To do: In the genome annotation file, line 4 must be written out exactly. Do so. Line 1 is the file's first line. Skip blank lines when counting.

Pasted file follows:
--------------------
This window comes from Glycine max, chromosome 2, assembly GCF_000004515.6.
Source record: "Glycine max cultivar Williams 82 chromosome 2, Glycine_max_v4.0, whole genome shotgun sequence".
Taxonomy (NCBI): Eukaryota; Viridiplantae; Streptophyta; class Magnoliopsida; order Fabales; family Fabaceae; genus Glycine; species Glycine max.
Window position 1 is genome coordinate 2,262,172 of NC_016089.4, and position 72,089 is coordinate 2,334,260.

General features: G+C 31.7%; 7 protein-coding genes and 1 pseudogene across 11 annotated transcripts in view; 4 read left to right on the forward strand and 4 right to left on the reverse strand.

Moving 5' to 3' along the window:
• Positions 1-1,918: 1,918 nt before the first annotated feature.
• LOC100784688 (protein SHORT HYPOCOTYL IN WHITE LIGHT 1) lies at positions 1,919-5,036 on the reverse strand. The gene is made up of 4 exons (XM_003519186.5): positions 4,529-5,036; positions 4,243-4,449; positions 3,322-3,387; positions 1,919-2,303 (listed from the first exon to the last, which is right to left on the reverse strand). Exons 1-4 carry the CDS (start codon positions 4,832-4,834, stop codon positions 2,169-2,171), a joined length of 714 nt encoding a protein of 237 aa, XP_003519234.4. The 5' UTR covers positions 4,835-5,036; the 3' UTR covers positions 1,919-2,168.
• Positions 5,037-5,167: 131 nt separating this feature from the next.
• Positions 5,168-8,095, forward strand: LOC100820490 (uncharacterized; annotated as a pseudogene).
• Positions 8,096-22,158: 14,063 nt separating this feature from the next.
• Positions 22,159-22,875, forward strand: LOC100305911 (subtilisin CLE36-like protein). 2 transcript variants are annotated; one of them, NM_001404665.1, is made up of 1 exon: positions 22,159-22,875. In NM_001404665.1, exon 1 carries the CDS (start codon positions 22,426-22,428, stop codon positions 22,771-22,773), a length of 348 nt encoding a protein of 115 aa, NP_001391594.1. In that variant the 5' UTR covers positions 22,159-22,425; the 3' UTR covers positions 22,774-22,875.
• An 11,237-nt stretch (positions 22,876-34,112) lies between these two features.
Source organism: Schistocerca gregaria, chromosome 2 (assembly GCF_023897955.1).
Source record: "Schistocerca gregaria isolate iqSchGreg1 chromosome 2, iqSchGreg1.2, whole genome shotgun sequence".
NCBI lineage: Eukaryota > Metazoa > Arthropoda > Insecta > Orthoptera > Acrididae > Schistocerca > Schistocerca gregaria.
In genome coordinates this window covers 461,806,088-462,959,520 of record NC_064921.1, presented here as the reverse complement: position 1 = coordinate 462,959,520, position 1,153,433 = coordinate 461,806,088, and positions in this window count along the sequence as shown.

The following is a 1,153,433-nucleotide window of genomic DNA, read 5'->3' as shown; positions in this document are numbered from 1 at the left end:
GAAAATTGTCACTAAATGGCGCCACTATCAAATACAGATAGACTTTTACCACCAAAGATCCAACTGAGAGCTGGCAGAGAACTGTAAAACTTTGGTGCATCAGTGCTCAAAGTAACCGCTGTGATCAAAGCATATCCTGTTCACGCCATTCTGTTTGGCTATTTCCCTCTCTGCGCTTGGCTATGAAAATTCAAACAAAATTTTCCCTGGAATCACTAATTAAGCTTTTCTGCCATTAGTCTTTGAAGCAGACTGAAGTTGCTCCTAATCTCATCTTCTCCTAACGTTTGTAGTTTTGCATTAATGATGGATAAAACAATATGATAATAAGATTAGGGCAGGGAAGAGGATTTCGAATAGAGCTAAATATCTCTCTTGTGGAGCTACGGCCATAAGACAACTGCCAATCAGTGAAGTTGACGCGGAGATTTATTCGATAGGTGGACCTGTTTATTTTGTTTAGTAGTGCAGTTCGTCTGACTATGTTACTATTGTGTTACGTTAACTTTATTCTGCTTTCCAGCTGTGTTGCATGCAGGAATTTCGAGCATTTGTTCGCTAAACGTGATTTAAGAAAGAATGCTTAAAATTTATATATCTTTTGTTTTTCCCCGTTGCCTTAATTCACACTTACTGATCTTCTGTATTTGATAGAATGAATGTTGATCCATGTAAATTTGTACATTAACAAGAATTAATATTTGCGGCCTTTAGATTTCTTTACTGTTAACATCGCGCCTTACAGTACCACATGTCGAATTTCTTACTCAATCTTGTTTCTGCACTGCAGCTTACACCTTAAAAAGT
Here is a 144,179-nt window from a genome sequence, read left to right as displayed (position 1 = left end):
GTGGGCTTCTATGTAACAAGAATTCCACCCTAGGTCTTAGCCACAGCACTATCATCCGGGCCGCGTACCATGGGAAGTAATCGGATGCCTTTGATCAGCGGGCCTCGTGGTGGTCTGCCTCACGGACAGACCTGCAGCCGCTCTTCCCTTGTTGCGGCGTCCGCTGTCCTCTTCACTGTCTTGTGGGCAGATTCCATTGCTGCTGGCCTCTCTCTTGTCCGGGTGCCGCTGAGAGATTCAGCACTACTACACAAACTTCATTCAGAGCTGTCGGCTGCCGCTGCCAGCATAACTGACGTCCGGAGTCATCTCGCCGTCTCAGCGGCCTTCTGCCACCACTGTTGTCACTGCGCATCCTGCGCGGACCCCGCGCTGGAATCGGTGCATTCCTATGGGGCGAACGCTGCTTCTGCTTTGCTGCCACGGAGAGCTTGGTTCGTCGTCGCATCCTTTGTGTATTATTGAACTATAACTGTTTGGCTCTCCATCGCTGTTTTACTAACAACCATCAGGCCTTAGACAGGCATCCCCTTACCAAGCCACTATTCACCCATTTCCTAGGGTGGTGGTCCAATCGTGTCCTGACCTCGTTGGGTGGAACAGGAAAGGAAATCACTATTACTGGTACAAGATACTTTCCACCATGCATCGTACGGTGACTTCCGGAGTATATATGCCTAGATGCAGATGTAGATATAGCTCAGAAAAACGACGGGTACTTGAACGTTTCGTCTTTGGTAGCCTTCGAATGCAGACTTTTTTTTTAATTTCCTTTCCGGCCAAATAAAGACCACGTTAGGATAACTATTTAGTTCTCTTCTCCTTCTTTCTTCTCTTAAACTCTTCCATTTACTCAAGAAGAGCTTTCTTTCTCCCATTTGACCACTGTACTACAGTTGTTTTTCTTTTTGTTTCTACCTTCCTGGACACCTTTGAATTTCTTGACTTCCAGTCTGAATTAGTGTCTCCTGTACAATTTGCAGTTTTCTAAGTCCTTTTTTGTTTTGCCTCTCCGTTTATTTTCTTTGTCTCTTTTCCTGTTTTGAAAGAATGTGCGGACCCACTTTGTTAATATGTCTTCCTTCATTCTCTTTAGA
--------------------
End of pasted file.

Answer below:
Window position 1 is genome coordinate 2,262,172 of NC_016089.4, and position 72,089 is coordinate 2,334,260.